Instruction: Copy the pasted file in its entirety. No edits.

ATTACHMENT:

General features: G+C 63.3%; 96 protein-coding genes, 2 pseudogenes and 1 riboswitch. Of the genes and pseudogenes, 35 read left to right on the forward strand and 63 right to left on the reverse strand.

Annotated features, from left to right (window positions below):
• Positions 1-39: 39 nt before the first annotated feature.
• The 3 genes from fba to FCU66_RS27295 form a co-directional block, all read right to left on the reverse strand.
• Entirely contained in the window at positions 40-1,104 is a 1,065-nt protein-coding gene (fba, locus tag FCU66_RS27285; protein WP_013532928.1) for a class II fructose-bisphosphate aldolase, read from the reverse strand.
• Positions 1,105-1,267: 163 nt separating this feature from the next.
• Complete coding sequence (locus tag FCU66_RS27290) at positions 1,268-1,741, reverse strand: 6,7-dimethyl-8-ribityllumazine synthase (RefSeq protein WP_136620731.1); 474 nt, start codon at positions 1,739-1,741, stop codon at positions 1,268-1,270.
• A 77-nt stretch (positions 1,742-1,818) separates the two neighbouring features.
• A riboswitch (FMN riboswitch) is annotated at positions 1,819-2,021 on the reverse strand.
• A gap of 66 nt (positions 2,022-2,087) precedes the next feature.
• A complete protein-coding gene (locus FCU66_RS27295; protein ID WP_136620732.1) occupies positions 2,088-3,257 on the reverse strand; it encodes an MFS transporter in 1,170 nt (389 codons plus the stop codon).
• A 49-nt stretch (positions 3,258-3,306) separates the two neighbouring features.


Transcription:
General features: G+C 63.3%; 96 protein-coding genes, 2 pseudogenes and 1 riboswitch. Of the genes and pseudogenes, 35 read left to right on the forward strand and 63 right to left on the reverse strand.

Annotated features, from left to right (window positions below):
• Positions 1-39: 39 nt before the first annotated feature.
• The 3 genes from fba to FCU66_RS27295 form a co-directional block, all read right to left on the reverse strand.
• Entirely contained in the window at positions 40-1,104 is a 1,065-nt protein-coding gene (fba, locus tag FCU66_RS27285; protein WP_013532928.1) for a class II fructose-bisphosphate aldolase, read from the reverse strand.
• Positions 1,105-1,267: 163 nt separating this feature from the next.
• Complete coding sequence (locus tag FCU66_RS27290) at positions 1,268-1,741, reverse strand: 6,7-dimethyl-8-ribityllumazine synthase (RefSeq protein WP_136620731.1); 474 nt, start codon at positions 1,739-1,741, stop codon at positions 1,268-1,270.
• A 77-nt stretch (positions 1,742-1,818) separates the two neighbouring features.
• A riboswitch (FMN riboswitch) is annotated at positions 1,819-2,021 on the reverse strand.
• A gap of 66 nt (positions 2,022-2,087) precedes the next feature.
• A complete protein-coding gene (locus FCU66_RS27295; protein ID WP_136620732.1) occupies positions 2,088-3,257 on the reverse strand; it encodes an MFS transporter in 1,170 nt (389 codons plus the stop codon).
• A 49-nt stretch (positions 3,258-3,306) separates the two neighbouring features.